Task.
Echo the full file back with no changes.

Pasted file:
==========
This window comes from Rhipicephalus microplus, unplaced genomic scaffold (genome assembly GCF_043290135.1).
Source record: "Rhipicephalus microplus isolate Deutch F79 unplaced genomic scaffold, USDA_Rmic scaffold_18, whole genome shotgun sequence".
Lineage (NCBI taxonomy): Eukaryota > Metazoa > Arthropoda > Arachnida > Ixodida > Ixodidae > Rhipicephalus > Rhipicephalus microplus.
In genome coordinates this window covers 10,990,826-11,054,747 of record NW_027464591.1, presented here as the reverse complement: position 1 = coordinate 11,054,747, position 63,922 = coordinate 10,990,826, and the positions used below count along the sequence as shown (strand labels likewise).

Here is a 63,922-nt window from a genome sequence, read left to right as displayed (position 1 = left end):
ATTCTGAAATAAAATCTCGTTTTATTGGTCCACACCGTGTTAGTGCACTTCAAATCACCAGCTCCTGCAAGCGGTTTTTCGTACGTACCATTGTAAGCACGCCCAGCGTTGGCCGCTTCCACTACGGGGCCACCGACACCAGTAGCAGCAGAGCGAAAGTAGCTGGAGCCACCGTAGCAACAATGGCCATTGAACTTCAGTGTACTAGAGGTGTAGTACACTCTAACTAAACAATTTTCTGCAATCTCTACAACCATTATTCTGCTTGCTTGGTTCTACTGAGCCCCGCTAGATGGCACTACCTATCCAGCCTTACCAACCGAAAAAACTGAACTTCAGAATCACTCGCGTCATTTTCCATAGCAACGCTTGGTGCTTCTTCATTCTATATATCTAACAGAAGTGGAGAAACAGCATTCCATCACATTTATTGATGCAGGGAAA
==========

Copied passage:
This window comes from Rhipicephalus microplus, unplaced genomic scaffold (genome assembly GCF_043290135.1).
Source record: "Rhipicephalus microplus isolate Deutch F79 unplaced genomic scaffold, USDA_Rmic scaffold_18, whole genome shotgun sequence".
Lineage (NCBI taxonomy): Eukaryota > Metazoa > Arthropoda > Arachnida > Ixodida > Ixodidae > Rhipicephalus > Rhipicephalus microplus.
In genome coordinates this window covers 10,990,826-11,054,747 of record NW_027464591.1, presented here as the reverse complement: position 1 = coordinate 11,054,747, position 63,922 = coordinate 10,990,826, and the positions used below count along the sequence as shown (strand labels likewise).

Here is a 63,922-nt window from a genome sequence, read left to right as displayed (position 1 = left end):
ATTCTGAAATAAAATCTCGTTTTATTGGTCCACACCGTGTTAGTGCACTTCAAATCACCAGCTCCTGCAAGCGGTTTTTCGTACGTACCATTGTAAGCACGCCCAGCGTTGGCCGCTTCCACTACGGGGCCACCGACACCAGTAGCAGCAGAGCGAAAGTAGCTGGAGCCACCGTAGCAACAATGGCCATTGAACTTCAGTGTACTAGAGGTGTAGTACACTCTAACTAAACAATTTTCTGCAATCTCTACAACCATTATTCTGCTTGCTTGGTTCTACTGAGCCCCGCTAGATGGCACTACCTATCCAGCCTTACCAACCGAAAAAACTGAACTTCAGAATCACTCGCGTCATTTTCCATAGCAACGCTTGGTGCTTCTTCATTCTATATATCTAACAGAAGTGGAGAAACAGCATTCCATCACATTTATTGATGCAGGGAAA